On September 19, 1999, about 1327 eastern daylight time, a Beech BE-35-J35, N648T, collided with trees following a loss of engine power in Bartow, Florida. The airplane was operated by the private pilot under the provisions of Title 14 CFR Part 91, and visual flight rules. Visual meteorological conditions prevailed and no flight plan was filed for the local flight. The pilot and passenger received fatal injuries during the post crash fire and the airplane was destroyed. The flight had originated from Brooksville, Florida, about 1315.

Several minutes into the flight, the airplane was observed by eyewitnesses flying low from east of SR 471. Eyewitnesses said the airplane banked hard to the left and struck some pine trees. The airplane then nosed down into the ground and burst into flames. The exact purpose and circumstances of the flight were not determined.


The pilot held private pilot certificate No. 296542214 with airplane single-engine land rating. His total flying time was 268 hours, approximately 74 hours of which were in the BE-35-J35. He had flown 22 hours within 90 days prior to the accident. He held a current third class medical certificate, dated September 29, 1998, with the limitation that he wears corrective lenses while flying.


The BE-35-J35, N648T was owned and operated by the pilot. It was a low-wing single engine aircraft powered by a 260 horsepower continental 4-cylynder fuel injection engine. According to the plane's maintenance records, the last annual inspection was done on September 3, 1999, and the tachometer reading was 1002.3. The airframe total time at the time of inspection was 3131 hours. The airplane was painted white with a blue stripe and a red stripe.


The weather conditions at St. Petersburg, located 40 nautical miles southwest from the accident site, at 1333 eastern daylight time was, visual meteorological conditions with scattered at 3000 feet and broken-scattered at 10,000 feet with 10-mile visibility. Winds were from 240 magnetic heading at 6 knots. The altimeter setting was 29.95 "Hg.


The aircraft wreckage was scattered over an area of 90 feet in length and 60 feet width. The aircraft initially collided with pine trees on the west side of SR 471, which runs north and south. The direction of flight at the time of the collision was approximately 157 degrees and the orientation of the wreckage at rest was 130 degrees.

The landing gear was found fully extended. The aircraft came to a rest on the two extended main landing gear. The nose wheel was sheered off and was lying approximately 6 feet of its wheel well. The wheels were twisted approximately 90 degrees.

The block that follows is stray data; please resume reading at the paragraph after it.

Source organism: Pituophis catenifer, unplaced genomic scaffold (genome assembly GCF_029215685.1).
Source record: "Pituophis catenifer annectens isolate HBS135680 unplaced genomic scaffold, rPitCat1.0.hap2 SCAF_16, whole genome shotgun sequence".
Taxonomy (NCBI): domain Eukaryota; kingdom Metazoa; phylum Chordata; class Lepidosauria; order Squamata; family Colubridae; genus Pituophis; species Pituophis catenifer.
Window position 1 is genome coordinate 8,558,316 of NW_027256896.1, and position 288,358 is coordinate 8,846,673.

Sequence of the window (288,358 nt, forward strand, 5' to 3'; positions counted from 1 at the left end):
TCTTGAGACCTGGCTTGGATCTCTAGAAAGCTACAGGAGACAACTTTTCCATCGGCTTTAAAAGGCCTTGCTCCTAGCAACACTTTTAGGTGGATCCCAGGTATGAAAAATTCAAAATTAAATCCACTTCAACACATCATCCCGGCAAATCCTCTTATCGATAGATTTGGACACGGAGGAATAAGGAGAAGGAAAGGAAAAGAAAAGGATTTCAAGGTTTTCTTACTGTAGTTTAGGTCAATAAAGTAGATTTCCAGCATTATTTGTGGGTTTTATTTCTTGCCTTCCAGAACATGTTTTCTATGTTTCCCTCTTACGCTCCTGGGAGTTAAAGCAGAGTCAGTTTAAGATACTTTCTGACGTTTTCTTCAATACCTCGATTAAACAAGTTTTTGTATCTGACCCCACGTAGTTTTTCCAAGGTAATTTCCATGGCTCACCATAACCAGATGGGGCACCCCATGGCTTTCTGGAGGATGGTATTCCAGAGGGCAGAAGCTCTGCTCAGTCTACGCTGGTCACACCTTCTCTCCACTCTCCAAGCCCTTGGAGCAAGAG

Examination of the wreckage found that the right main, right auxiliary, and right tip tank had burned during the post crash fire. The left auxiliary, and left tip tank also burned, however, the left main fuel tank was not damaged and contained 52 ounces of fuel. In addition, the fuel selector valve was found positioned on the left main tank. The exact amount of fuel onboard the airplane at the time of the accident was not determined. A Witness to the accident who assisted in the rescue of the passenger reported that the intense fire prevented the rescue of the pilot.

The empennage had extensive damage on both sides with evidence of striking with trees. The nose cone and upper instrument panel was found about 6 feet north of the main wreckage. The cockpit received extensive damage due to post crash fire.

The two-blade propeller was separated from the engine and was found on the left side of the forward fuselage. One blade was bent aft with some span-wise scratches and gouging and the other blade showed no signs of impact damage.

Examination of the airframe and the engine assembly failed to disclose a mechanical malfunction or component failure.


The toxicological examination of the pilot detected 0.283 (ug/mL, ug/g) of PAROXETINE in blood and urine. PAROXETINE is a prescription drug taken as an anti-depressant and for panic attacks. Traces of PSUEDOEPHEDRIN, which is a stimulant, were also detected in blood and urine. Additionally traces of EPHEDRINE and PHENYLPROPANOLAMINE were present in urine.


There was no evidence of in-flight fire.


According to sources close to the pilot, this was the first flight by the owner since the annual inspection was completed. The only fuel added to the airplane was 15 gallons added to each tip tank. According to fuel records for the airplane at the Fixed Base Operator, and the pilot's flight log book, fuel was never added to the left main fuel tank subsequent to the annual inspection. The total time flown by the pilot since the airplane was last topped off accounts for all but seven gallons of fuel in the left main fuel tank. Both the main and auxiliary fuel quantity gauge selector switches were found set to the right auxiliary fuel tanks. Examination of the fuel management panel disclosed that fuel quantity indications were for the right tanks and they showed near full tank indications. Examination of the fuel selectors showed that the left main fuel tank was selected.

Reportedly, the pilot usually topped the airplane off with fuel after each flight. The exact amount of test flight time or maintenance ground run performed during the last annual inspection was not determined.

The wreckage was released to Mr. William J. Blankinship, insurance adjuster, with Sample International Aviation, Inc., of Ormond Beach Florida.

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